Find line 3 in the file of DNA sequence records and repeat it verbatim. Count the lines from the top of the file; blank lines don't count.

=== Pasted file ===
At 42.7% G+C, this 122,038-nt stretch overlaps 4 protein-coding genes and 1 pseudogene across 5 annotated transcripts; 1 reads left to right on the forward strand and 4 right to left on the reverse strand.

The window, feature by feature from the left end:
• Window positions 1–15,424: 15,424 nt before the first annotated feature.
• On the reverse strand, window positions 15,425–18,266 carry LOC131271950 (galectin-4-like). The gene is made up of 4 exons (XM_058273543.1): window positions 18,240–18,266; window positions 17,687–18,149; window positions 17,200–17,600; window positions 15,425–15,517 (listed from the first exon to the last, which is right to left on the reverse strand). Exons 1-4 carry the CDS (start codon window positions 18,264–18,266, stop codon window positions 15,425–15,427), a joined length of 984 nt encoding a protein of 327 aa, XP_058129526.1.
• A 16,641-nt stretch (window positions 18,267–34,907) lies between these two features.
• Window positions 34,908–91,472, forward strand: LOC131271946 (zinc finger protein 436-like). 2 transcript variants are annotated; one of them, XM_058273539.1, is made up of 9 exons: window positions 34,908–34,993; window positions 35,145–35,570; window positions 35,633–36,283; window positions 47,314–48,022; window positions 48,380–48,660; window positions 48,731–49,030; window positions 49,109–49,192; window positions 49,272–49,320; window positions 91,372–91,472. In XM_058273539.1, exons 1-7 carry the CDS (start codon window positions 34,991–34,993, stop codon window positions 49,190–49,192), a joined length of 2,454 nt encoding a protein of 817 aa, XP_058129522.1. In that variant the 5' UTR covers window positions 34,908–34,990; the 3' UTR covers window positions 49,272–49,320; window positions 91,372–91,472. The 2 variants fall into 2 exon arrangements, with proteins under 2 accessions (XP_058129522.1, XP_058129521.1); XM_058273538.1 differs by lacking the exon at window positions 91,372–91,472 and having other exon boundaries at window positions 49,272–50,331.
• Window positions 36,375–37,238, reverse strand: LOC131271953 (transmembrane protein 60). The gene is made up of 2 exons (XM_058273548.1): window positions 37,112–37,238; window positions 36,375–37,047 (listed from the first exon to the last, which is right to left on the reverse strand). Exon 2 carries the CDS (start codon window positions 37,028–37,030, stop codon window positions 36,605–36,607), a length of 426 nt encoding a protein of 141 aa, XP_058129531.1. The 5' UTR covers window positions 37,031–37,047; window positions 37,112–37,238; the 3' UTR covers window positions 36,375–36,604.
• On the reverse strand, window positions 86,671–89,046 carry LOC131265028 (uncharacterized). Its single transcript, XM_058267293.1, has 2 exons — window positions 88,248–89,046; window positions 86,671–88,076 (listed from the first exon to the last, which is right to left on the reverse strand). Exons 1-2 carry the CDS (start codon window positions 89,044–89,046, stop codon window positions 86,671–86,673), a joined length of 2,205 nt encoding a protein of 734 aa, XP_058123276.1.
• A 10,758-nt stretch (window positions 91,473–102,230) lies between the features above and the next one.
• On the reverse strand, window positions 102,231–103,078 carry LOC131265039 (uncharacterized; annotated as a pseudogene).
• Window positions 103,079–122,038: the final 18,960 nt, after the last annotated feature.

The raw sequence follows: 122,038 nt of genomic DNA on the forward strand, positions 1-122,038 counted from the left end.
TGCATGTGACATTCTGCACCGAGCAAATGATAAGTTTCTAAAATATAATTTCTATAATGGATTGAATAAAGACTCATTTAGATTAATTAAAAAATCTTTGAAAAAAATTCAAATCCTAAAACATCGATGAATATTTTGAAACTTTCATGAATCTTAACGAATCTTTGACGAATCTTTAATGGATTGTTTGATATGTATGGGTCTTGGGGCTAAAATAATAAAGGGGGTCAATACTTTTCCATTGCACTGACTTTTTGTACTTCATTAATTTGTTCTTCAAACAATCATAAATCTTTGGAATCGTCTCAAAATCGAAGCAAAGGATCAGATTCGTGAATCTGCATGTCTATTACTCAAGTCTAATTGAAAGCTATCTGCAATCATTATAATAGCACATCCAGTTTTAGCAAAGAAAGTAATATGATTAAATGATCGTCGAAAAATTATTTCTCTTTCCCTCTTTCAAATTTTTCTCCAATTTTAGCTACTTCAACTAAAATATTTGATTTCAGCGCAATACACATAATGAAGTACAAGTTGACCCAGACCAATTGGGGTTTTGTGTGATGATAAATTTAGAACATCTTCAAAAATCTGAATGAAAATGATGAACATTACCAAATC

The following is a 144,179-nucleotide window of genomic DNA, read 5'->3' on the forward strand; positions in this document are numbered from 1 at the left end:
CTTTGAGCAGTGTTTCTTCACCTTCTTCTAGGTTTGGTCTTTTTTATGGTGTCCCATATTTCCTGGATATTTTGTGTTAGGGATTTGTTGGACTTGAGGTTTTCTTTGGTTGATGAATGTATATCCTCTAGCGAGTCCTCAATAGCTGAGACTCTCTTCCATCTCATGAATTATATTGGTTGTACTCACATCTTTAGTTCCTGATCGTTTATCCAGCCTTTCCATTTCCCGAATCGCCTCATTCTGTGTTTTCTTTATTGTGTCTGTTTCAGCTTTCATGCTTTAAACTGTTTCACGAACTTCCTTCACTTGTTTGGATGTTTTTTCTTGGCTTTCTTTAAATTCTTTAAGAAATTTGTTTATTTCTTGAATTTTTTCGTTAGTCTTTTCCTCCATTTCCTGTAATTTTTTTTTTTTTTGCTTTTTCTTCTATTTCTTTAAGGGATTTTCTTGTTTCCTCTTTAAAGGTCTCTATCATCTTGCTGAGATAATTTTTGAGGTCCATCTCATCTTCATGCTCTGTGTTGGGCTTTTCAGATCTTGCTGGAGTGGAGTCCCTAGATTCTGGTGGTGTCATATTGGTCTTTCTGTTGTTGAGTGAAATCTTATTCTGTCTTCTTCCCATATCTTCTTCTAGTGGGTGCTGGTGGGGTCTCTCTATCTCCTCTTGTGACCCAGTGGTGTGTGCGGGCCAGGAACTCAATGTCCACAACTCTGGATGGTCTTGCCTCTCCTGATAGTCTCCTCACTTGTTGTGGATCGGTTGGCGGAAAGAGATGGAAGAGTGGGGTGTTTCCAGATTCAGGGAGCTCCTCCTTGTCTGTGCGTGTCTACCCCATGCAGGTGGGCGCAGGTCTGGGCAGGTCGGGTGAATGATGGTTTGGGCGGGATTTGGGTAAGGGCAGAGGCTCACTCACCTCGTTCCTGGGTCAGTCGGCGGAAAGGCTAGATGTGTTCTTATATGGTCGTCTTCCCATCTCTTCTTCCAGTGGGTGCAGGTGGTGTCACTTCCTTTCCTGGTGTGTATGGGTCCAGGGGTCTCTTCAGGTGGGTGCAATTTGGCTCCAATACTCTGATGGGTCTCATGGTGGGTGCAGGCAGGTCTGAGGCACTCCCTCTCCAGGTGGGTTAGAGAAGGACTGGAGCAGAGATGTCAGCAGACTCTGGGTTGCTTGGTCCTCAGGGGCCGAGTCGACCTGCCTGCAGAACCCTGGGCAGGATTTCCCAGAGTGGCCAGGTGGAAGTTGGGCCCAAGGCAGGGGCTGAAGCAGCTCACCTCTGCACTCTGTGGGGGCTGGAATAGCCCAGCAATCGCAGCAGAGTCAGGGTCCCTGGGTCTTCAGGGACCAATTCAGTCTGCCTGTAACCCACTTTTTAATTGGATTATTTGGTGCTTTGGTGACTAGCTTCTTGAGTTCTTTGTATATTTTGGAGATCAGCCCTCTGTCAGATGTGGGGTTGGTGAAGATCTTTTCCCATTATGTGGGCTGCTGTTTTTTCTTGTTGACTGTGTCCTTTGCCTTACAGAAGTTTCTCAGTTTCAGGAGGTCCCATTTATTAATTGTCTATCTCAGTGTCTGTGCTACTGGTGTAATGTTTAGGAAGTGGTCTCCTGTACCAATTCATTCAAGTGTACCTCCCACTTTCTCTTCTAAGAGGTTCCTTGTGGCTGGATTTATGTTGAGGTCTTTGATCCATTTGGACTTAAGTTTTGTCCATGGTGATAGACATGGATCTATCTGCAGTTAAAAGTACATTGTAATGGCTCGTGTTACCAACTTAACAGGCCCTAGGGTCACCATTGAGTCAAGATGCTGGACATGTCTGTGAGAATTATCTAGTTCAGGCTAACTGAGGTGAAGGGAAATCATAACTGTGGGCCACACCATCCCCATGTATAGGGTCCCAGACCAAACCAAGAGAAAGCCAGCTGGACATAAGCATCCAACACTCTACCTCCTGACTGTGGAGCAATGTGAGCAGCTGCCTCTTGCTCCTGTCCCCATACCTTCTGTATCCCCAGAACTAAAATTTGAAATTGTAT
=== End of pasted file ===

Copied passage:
• Window positions 1–15,424: 15,424 nt before the first annotated feature.